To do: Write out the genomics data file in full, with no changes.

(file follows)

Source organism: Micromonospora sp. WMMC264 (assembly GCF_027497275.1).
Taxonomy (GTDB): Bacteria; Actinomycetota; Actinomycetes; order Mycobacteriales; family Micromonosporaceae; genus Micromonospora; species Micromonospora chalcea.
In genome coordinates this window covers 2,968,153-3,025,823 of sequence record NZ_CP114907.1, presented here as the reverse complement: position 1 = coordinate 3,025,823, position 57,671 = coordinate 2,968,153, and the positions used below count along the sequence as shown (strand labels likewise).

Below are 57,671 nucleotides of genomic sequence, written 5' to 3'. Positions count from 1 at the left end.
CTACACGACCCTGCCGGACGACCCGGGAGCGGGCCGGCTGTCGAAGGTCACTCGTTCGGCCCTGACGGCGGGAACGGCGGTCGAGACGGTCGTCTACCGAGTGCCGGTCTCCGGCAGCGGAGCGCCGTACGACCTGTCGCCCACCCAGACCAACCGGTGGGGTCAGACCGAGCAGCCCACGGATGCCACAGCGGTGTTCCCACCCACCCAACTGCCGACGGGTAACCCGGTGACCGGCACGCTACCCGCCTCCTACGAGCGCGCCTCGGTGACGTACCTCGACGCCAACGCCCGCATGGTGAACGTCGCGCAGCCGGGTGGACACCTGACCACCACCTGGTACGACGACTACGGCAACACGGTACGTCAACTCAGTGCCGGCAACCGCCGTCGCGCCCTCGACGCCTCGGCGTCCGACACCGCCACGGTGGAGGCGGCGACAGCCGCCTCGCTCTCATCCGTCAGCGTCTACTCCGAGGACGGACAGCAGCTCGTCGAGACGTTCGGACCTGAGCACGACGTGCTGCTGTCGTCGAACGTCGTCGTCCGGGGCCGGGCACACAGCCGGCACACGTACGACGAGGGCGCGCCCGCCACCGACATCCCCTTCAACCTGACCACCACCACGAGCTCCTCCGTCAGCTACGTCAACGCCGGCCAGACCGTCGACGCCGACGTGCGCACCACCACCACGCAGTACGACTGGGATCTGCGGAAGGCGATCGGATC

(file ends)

Source organism: Micromonospora sp. WMMC264 (assembly GCF_027497275.1).
Taxonomy (GTDB): Bacteria; Actinomycetota; Actinomycetes; order Mycobacteriales; family Micromonosporaceae; genus Micromonospora; species Micromonospora chalcea.
In genome coordinates this window covers 2,968,153-3,025,823 of sequence record NZ_CP114907.1, presented here as the reverse complement: position 1 = coordinate 3,025,823, position 57,671 = coordinate 2,968,153, and the positions used below count along the sequence as shown (strand labels likewise).

Below are 57,671 nucleotides of genomic sequence, written 5' to 3'. Positions count from 1 at the left end.
CTACACGACCCTGCCGGACGACCCGGGAGCGGGCCGGCTGTCGAAGGTCACTCGTTCGGCCCTGACGGCGGGAACGGCGGTCGAGACGGTCGTCTACCGAGTGCCGGTCTCCGGCAGCGGAGCGCCGTACGACCTGTCGCCCACCCAGACCAACCGGTGGGGTCAGACCGAGCAGCCCACGGATGCCACAGCGGTGTTCCCACCCACCCAACTGCCGACGGGTAACCCGGTGACCGGCACGCTACCCGCCTCCTACGAGCGCGCCTCGGTGACGTACCTCGACGCCAACGCCCGCATGGTGAACGTCGCGCAGCCGGGTGGACACCTGACCACCACCTGGTACGACGACTACGGCAACACGGTACGTCAACTCAGTGCCGGCAACCGCCGTCGCGCCCTCGACGCCTCGGCGTCCGACACCGCCACGGTGGAGGCGGCGACAGCCGCCTCGCTCTCATCCGTCAGCGTCTACTCCGAGGACGGACAGCAGCTCGTCGAGACGTTCGGACCTGAGCACGACGTGCTGCTGTCGTCGAACGTCGTCGTCCGGGGCCGGGCACACAGCCGGCACACGTACGACGAGGGCGCGCCCGCCACCGACATCCCCTTCAACCTGACCACCACCACGAGCTCCTCCGTCAGCTACGTCAACGCCGGCCAGACCGTCGACGCCGACGTGCGCACCACCACCACGCAGTACGACTGGGATCTGCGGAAGGCGATCGGATC